Grant. (1827 - 1892)
Explorer and soldier. Grant was born in Nairn (Highland) and educated
at Marischal College, Aberdeen. He joined the British army, serving
in India during the Sikh Wars (1849) and the Indian Mutiny (1857-8).
He searched for the source of the Nile with John Hanning Speke (1860-3)
and together they traced the river to Lake Victoria (in modern-day
Uganda). He kept a record of his journey and published these as A
Walk Across Africa (1864).
Grant. (1876 - 1972)
Founder of W. T. Grant Department Stores. At it's peak there were
over 1,200 stores. William Grant founded the William T. Grant Foundation
and dedicated much of his life, and fortune, to philanthropical efforts,
though after his death his department stores folded in the biggest
retail bankruptcy in history. The William T. Grant Foundation, due
to diversification, survived, and continues his philanthropy. The
W.T. Grant foundation's web site can be found here.
||John Graunt. (April
24, 1620 - April 18, 1674)
Born in London, John Graunt was an English statistician, generally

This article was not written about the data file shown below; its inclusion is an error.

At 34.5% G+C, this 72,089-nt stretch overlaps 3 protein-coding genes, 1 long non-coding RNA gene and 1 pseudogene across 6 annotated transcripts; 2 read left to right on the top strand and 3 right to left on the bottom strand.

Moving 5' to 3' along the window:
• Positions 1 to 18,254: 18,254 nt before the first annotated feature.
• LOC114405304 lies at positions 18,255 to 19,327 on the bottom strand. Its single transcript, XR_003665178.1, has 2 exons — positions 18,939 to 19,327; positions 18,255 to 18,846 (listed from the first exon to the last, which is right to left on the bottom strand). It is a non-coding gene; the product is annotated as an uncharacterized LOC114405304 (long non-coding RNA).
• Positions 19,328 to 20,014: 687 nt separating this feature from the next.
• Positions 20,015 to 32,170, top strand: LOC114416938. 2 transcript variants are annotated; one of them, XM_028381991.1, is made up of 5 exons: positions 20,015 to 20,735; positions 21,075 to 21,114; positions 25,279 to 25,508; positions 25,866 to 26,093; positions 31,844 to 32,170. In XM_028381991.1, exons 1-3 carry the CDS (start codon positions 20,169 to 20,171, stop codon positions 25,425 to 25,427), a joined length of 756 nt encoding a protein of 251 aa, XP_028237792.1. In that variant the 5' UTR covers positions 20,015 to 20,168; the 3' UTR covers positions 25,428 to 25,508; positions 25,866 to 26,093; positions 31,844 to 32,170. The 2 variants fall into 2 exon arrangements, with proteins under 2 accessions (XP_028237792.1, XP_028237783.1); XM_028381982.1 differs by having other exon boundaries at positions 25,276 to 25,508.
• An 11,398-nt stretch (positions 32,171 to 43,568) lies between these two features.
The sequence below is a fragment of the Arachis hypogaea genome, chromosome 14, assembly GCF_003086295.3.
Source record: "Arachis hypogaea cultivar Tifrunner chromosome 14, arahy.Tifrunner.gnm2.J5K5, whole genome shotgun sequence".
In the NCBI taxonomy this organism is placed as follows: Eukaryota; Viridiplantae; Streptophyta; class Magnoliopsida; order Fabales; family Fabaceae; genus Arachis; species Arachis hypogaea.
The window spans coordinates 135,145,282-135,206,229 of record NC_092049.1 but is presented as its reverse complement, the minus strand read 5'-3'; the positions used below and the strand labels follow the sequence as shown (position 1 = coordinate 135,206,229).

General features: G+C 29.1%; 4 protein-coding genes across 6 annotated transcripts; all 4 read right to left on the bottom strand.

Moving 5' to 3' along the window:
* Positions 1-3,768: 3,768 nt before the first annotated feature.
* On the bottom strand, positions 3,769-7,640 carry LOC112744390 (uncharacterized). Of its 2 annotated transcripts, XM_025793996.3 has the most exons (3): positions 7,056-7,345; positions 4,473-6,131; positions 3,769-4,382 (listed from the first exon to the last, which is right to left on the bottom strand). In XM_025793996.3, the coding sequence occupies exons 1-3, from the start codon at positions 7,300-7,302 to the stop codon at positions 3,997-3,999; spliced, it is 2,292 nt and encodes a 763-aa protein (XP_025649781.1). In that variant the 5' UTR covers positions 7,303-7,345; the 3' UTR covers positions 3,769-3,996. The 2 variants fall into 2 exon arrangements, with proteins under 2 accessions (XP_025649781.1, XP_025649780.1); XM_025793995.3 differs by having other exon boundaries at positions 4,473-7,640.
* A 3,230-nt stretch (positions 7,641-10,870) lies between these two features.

considered to be the founder of the science of demography , the statistical
study of human populations. His analysis of the vital statistics of
the London populace greatly influenced the demographic work of his
friend, demographer Sir William Petty and that of the astronomer Edmond
||Richard Le Grant
- Archbishop of Canterbury (also called Richard Grant, Richard Le
Grand, Richard of Wethershed).
Died Aug. 3, 1231 , San Gemini, Duchy of Spoleto in Italy. 45th archbishop
of Canterbury (1229–31). He asserted the independence of the clergy
and of his see from royal control. Richard was the chancellor of Lincoln
Cathedral (1221–29), Lincolnshire. He was then appointed Archbishop
by Pope Gregory IX at the request of King Henry III (King Henry being
the one who named William le Graunt as having recently set out for
Scotland with King Alexander III, this seems to be no coincidence).
Tradition within the Clan has long claimed Richard as one of our own
and the circumstantial evidence seems to back this up. Sometimes referred
to as "Richard Magnus" it is clear that the Norman scribes must have
considered "Magnus" interchangeable with "Grand"/"Grant". One account
within the Clan claims Richard was a younger son of one of the earliest
Grant chiefs and migrated to Lincolnshire (very near the other holdings
of the Grants in England in the 13th century) from whence he was appointed
Archbishop of Canterbury.